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Mitigating the risk factors for the treatment of cancer patients amidst COVID-19

Cancer care . 21 Apr 2020

Healthcare providers are rapidly adapting to the demand of the hour, in response to the coronavirus disease 2019 (COVID-19) pandemic. The ecosystem of healthcare is taking strategic as well as cautious steps to mitigate the infection risk, which otherwise might have profound effects on other vital aspects of patient care. Focus on thorough planning and execution is vital to deal with the challenges of treating patients while ensuring their rights, safety, and wellbeing.

A surge in telemedicine and video-consultation is witnessed recently, post the lockdown imposed by the government. Since cancer patients are always at a higher risk due to their compromised immune system, cancer hospital like HCG has readily moved to contactless consultations. Through the implementation of telemedical approaches to re-sequencing treatments, cancer centres across the nation should adapt to face the clinical challenges posed by the novel coronavirus 2019 disease (COVID-19). These modifications in standard operating procedures mitigate the risk of virus spread among clinicians and patients alike.

According to the recent report of the WHO-China Joint Mission on COVID-19, the case fatality rate for patients with cancer as a comorbid condition and laboratory-confirmed infection was 7.6%, which was significantly lesser than cardiovascular disease 13.2%, diabetes 9.2%, hypertension 8.4%, and chronic respiratory disease 8.0%. Infection control policies and patient education practices in cancer hospitals are robust and well adapted to mitigate the risk posed by the high attack rate of COVID 19.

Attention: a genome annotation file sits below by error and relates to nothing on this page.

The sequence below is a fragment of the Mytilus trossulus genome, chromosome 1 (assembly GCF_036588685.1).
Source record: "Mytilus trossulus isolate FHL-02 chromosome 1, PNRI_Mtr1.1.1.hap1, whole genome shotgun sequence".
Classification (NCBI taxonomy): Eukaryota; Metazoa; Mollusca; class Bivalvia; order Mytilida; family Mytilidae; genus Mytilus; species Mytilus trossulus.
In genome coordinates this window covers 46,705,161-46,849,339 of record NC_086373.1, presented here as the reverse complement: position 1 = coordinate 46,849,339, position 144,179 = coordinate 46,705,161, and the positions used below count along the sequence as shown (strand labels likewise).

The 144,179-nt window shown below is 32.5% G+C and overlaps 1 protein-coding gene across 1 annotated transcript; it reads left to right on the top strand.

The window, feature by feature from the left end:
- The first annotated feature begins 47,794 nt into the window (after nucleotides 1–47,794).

Personalised and precision-based cancer care, to a large extent, depends on using drugs that strengthen the body’s own immune system to fight cancer. The same strategy is currently under clinical trials to develop treatments for COVID 19. Targeted agents used in cancer treatment like Signal transduction inhibitors, Angiogenesis inhibitors, Apoptosis-inducing drugs, Hormonal therapies, and Immunotherapy agents do not cause immunosuppression and can be safely used during the COVID-19 pandemic even in an unlikely event of a COVID-19 positive cancer patient. Chemotherapy drugs are known to normalise the NLR ratio, which is a sensitive predictive marker of response. In COVID-19 infection, the NLR ratio is reported to increase signifying an inflammatory phenotype; this further suggests that cancer treatment is imperative for complete treatment of an unlikely COVID-19 positive cancer patient; however, this needs to be decided on a case to case basis. 

In a retrospective study of 522 patients conducted by Bo Diao et.al., at the Department of Medical Laboratory Center, General Hospital of Central Theater Command, Wuhan, China, total T cells, CD4+, CD8+ T cell subsets, and serum cytokine concentration were analysed. In addition, expression of T cell exhaustion markers PD-1 and Tim-3 was analysed in 14 patients. The number of total T cells, CD4+ and CD8+ T cells were significantly reduced in COVID-19 patients. In addition, significantly higher levels of the T cell exhaustion marker PD-1 as compared to healthy controls were found. (7)